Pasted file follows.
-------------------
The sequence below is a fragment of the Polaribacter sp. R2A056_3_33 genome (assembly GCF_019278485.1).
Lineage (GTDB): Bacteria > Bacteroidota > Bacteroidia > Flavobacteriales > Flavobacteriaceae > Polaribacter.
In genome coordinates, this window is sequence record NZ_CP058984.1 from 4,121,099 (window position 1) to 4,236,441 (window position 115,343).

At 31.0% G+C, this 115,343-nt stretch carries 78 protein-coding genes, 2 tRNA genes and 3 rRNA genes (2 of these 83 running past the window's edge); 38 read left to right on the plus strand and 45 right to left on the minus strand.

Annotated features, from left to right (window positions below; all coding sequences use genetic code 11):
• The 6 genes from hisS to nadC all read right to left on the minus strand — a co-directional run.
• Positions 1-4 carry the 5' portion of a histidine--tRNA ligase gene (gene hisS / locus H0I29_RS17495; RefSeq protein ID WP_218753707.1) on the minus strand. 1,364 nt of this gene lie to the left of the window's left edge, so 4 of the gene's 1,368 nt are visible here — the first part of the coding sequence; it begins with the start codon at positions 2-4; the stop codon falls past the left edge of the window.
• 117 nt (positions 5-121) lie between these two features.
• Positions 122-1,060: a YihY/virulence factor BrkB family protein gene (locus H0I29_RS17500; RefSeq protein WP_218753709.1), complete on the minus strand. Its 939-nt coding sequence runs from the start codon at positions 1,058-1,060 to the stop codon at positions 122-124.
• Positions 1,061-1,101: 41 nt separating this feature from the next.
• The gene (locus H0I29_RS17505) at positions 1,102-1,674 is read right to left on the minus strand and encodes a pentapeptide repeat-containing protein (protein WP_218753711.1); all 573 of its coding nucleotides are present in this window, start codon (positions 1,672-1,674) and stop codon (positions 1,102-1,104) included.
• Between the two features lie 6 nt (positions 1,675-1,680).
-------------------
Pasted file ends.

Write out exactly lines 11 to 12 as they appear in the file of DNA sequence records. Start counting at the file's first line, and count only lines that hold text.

• The gene (locus H0I29_RS17505) at positions 1,102-1,674 is read right to left on the minus strand and encodes a pentapeptide repeat-containing protein (protein WP_218753711.1); all 573 of its coding nucleotides are present in this window, start codon (positions 1,672-1,674) and stop codon (positions 1,102-1,104) included.
• Between the two features lie 6 nt (positions 1,675-1,680).